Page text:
Intuition Blindness: Why your gut feeling is as important as your traditional senses
Today, we’re talking intuition. It’s a difficult area for me, as I can be skeptical. I trust science, and if there’s no research to back something up, I often dismiss it.
Being in isolation during the pandemic has given me a lot of thinking time. I’ve been looking deeper within myself, mainly to get away from our strange current reality. I’ve come to realise that focussing on myself right now lets me see how things are affecting me personally.
Part of me felt that now we have so much research in our faces on a daily basis at the moment, I shouldn’t be heart-centred. However, getting to know ourselves and living in our gut feelings is more important than ever.
In his autobiography, Richard Branson wrote,
“I rely far more on gut instinct than researching huge amounts of statistics.”
This proves that even the most successful people on the planet do not always depend on the data. That’s not to say Branson’s ideas always prospered (Virgin Vodka, and Brides, anyone?), but he kept listening to his gut.
Intuition is not about being right, but about listening to yourself.
My concerns about intuition come up when I start asking, “What could go wrong?” The truth is that things go wrong whether we follow science or a gut feeling. When it turns out we were wrong to follow intuition, we can accuse ourselves of ignoring logic. This means that we are more likely to berate ourselves, than if science was proven wrong.
The Sixth Sense?
I’m learning to regard ‘gut feeling’ as another of our senses. We trust our main senses (sight, taste, smell, touch, and hearing), so why distrust intuition? It is, after all, also built on personal sensation.
An argument against seeing intuition as the sixth sense is that the others are the same for everyone. At a basic level, that’s true. If twenty people look at a lawn, all twenty are likely to refer to it as green when asked what colour they see. Similarly, if I set light to something, everyone with a normal sense of smell would say they smelt burning.
Is it true that everyone who says the lawn is green, or everyone who smells burning, think the same as each other? We all sense things differently – you might see the grass as forest, whilst I see it as emerald. It’s also possible you smell more sulphur in the fire than I do. By giving common names to certain things we see or smell, we gain a false sense that they are the same for everyone.
Even if everyone did see exactly the same shade of green, that’s not where the story ends. We all like different colours, sounds, smells – we don’t enjoy the same things. When we see something, we form an opinion about it, which is not so different from having intuitive feelings.
What if we could trust our gut feeling in a similar way to how we trust our eyesight? It would entail that we assume we are being given a truthful representation. We accept that I may look at something and see aqua, while you see turquoise. Along a similar vein, we could acknowledge differing intuition about the same situation. Although we want to predict that we see, taste, smell, feel, hear, and intuit in the same way, we do not.
All things have some degree of unpredictability, even science. We don’t know when the next breakthrough might prove what we previously believed wrong. It is on us to accept we don’t always know what to prioritise: intuition; a traditional sense; or scientific data.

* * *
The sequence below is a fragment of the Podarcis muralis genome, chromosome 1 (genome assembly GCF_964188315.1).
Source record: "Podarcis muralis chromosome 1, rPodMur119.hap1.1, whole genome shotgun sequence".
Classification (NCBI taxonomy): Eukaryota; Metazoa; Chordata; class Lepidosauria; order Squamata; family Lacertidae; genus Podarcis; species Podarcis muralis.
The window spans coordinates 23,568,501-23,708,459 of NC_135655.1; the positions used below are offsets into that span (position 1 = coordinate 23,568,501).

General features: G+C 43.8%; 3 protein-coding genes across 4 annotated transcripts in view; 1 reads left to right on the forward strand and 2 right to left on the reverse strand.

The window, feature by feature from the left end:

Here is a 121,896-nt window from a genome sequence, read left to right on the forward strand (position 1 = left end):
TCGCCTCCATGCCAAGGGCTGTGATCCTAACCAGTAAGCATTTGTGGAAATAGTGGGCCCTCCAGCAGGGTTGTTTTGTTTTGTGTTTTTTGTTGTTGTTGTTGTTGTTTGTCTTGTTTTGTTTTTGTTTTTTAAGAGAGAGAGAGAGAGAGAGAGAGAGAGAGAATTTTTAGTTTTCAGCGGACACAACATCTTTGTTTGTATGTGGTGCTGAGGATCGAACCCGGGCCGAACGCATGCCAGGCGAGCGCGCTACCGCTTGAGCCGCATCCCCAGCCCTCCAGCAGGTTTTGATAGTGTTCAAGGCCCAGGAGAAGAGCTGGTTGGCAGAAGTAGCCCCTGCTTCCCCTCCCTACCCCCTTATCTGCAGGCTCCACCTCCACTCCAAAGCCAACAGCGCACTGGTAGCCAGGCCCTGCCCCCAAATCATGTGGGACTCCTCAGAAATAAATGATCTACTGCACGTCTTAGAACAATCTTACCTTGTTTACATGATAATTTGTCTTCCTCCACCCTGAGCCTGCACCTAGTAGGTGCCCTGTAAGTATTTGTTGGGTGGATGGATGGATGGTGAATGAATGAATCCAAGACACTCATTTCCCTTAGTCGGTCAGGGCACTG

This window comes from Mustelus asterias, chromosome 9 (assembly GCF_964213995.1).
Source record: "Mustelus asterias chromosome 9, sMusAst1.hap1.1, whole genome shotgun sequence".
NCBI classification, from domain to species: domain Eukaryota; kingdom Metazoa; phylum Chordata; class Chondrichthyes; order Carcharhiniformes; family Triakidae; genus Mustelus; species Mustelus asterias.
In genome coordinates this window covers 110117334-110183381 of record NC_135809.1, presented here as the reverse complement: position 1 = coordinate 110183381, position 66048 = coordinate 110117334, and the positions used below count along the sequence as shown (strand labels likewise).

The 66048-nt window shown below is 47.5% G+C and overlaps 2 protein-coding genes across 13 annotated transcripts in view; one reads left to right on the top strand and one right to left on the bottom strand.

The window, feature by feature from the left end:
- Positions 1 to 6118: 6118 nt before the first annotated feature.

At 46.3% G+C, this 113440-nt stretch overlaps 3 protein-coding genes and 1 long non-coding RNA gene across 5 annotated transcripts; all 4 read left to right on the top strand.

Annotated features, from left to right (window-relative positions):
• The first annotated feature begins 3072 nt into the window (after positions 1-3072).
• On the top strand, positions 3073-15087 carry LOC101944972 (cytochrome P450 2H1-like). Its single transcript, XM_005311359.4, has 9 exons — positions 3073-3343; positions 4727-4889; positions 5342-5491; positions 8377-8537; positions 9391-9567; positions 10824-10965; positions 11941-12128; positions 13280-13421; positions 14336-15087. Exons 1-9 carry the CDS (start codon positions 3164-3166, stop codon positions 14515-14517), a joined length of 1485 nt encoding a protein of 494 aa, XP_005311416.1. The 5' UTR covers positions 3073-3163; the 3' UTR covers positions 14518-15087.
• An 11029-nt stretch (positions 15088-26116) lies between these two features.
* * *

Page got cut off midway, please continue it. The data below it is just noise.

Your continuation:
Knowing Without Knowing
Malcolm Gladwell wrote in Blink: The Power of Thinking Without Thinking,
“We need to respect the fact that it is possible to know without knowing why we know and accept that – sometimes – we’re better off that way.”
This quote resonates a lot with me as a reformed intuition agnostic! I denied my gut feelings, believing I was better off being led by scientific proof and statistics. The more I went against my heart, the more uncomfortable I felt, but I wouldn’t trust anything I didn’t understand.
If I didn’t know the ‘why’ behind what I wanted to do, I simply wouldn’t do it. This made my life so much harder than it needed to be.
If I look within, I might not get the correct answer, but I will be finding the answer that’s right for me in the here and now. If my decision turns out to be wrong, it’s a case of having to go through that to teach me a lesson, so I’ll succeed in the future.
I believe that our intuition knows what’s best for us, whether we understand it or not.
Logic vs Instinct
We need to find ways in which logic and instinct can co-exist to help us make the best decisions.
Have you ever bought a house or rented a property? Did you step inside the door of that place and think, “Wow, this is it, this is the place for me”? That’s exactly what has happened in all the properties that I’ve lived in. That’s not to say I don’t get facts about structural safety, for example, but I do put my instinct front and centre.
Once we tick off any factual points in a decision, we are able to use our instinct to take the next step.
Science can’t answer everything. Sometimes even if science does have answers, we feel compelled to trust our instinct. A trivial example for me is when I’m gardening and I rarely follow the instructions on the seeds packet exactly. I will plant things closer than they should be, or in shallower soil than recommended, and so on.
This is very different from using intuition to buy a house, of course, but actually works in a similar way. I look at the science and use it to tick the box (e.g. ‘no subsidence’), or aid a decision to do something different. Either way, the science is there and I decide to regard it or not.
I firmly believe that intuition is the right course to take more often than not. If we used it in the same way that we use our other senses, we would skyrocket our personal development.
By listening to our gut, we learn to listen to ourselves, paying attention to what we are sensing and feeling.